Epistle: Colossians 3:12-16
Gospel: Luke 18:18-27, Tone 2

Divine Liturgy for Theophany Jan. 6

theophanyDivine Liturgy for Theophany of Our Lord, Friday, January 6
9:15 a.m. Great Compline
10:00 a.m. Divine Liturgy with the Great Sanctification of Water; immediately following the Liturgy there will be an Anointing.
7:00 p.m. Divine Liturgy
Theophany is a Holy Day of Obligation.

Circumcision of the Lord

circumscion-of-the-lordToday, the Byzantine Church keeps two feasts: the Circumcision of the Lord, the 8th day since Christmas (new calendar) and Saint Basil (see the blog post below).

“I will keep my love for him always, with him my covenant will last” (Psalm 88:29)
Having taken the human nature in his birth, our Lord fulfills the covenant God made with his people by circumcision on the eighth day. The covenant between God and his people is therefore perfected by God himself becoming both God who initiates the covenant and man who submits to God’s will. This is confirmed in the second part of today’s Gospel: Jesus goes to the Temple to fulfill the will of the Father by his teaching. When Mary and Joseph find him, he fulfills the Law, “He went down with them and came to Nazareth and was subject to them. (Luke 2:51)”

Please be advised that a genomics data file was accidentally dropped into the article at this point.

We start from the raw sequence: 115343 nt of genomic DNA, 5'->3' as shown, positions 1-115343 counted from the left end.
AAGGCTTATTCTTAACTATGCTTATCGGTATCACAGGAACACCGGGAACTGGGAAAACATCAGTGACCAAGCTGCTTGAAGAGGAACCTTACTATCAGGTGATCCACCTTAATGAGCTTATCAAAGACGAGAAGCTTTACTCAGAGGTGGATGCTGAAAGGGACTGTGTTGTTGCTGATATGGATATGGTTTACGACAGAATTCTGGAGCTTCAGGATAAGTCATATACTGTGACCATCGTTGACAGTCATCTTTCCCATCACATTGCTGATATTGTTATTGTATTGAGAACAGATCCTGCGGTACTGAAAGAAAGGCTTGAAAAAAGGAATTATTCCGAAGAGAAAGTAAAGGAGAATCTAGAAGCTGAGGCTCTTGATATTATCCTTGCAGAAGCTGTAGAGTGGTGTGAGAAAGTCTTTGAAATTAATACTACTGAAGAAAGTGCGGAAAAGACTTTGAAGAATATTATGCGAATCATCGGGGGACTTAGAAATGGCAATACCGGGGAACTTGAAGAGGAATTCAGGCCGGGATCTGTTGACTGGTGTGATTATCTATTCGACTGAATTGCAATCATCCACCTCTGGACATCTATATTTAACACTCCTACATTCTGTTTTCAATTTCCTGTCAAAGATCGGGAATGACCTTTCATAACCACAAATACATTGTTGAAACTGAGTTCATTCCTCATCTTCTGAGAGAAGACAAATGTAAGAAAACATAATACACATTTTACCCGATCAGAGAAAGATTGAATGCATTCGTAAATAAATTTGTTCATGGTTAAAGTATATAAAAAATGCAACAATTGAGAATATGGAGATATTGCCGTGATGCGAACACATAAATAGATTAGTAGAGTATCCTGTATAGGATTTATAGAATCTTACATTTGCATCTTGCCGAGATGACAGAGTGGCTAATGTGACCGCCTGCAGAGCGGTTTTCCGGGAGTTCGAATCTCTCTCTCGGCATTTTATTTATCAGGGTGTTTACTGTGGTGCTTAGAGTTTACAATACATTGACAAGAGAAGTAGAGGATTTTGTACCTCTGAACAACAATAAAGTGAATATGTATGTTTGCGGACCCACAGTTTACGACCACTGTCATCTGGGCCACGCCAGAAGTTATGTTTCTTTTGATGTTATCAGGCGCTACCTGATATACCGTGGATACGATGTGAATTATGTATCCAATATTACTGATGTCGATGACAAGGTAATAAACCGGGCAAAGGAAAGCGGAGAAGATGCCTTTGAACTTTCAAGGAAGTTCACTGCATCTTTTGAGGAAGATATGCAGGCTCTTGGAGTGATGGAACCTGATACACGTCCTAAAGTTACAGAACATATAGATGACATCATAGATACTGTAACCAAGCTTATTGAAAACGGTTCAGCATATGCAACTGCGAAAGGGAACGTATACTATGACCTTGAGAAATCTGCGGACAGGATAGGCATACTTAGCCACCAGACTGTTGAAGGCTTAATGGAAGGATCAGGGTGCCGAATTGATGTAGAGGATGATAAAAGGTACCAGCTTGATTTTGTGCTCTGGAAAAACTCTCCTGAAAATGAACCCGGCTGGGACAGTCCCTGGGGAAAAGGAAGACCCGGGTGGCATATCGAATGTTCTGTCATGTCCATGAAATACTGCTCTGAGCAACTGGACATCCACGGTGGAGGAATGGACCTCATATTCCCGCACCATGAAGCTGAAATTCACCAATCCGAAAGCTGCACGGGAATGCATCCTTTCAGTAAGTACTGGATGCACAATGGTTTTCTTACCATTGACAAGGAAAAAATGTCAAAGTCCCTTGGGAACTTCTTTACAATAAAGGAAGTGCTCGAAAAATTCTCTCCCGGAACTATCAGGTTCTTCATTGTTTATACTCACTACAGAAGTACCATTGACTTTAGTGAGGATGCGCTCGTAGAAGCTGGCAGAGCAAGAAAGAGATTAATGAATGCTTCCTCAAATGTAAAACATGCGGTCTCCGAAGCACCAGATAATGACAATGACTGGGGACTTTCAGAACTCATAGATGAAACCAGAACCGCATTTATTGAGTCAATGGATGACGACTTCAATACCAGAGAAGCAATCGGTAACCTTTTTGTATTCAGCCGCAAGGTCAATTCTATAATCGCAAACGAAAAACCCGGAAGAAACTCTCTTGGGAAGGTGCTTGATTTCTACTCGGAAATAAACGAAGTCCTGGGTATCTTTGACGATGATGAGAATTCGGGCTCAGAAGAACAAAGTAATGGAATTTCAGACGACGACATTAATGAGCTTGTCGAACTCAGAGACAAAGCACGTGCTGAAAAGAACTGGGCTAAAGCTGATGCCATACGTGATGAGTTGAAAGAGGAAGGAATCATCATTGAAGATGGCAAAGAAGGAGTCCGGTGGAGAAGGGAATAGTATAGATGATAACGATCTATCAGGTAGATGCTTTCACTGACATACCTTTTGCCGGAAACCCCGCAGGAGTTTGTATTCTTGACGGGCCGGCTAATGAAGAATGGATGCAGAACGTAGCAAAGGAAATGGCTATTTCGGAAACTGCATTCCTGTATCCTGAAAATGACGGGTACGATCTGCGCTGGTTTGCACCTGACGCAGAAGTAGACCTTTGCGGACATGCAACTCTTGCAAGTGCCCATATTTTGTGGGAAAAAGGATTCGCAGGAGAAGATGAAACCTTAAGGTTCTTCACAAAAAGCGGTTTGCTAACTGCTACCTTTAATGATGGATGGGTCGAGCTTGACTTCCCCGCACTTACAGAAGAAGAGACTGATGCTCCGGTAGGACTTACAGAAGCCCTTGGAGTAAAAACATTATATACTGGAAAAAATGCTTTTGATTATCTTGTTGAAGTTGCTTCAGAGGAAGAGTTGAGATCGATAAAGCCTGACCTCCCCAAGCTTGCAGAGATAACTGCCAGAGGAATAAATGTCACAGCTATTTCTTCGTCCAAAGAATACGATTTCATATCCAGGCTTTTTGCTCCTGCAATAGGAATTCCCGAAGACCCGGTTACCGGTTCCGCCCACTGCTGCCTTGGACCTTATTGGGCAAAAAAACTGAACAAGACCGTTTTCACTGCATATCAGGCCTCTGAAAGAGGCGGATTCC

Jesus taught, “Do not think that I came to destroy the Law or the prophets. I did not come to destroy but to fulfill. (Matthew 5:17)” St. Paul teaches that he restored the spirit of the Law, “for the letter kills, but the Spirit gives life. (2 Corinthians 3:6)”

For Christians, baptism replaces circumcision as the entry into the covenant. At baptism, we submit to the law of Christ: “Do you renounce Satan, and all his works, and all his angels and all his service, and all his pride?” “I do renounce him.” “Do you commit yourself to Christ?” “Yes, I commit myself to Him.”

By his death on the Cross, our Lord established a new covenant, and fulfills the will of the Father, “Not my will, but yours be done. (Luke 22:42)” He tells us to pray, “Our Father who art in heaven .. Thy will be done, on earth as it is in heaven.” The feast of Christmas and Circumcision celebrates the birth of the Lord according to the flesh and his birth among his people by circumcision. It foreshadows and sheds light on our birth according to the flesh and our rebirth in Christ in baptism.

Meditation by Archpriest David Petras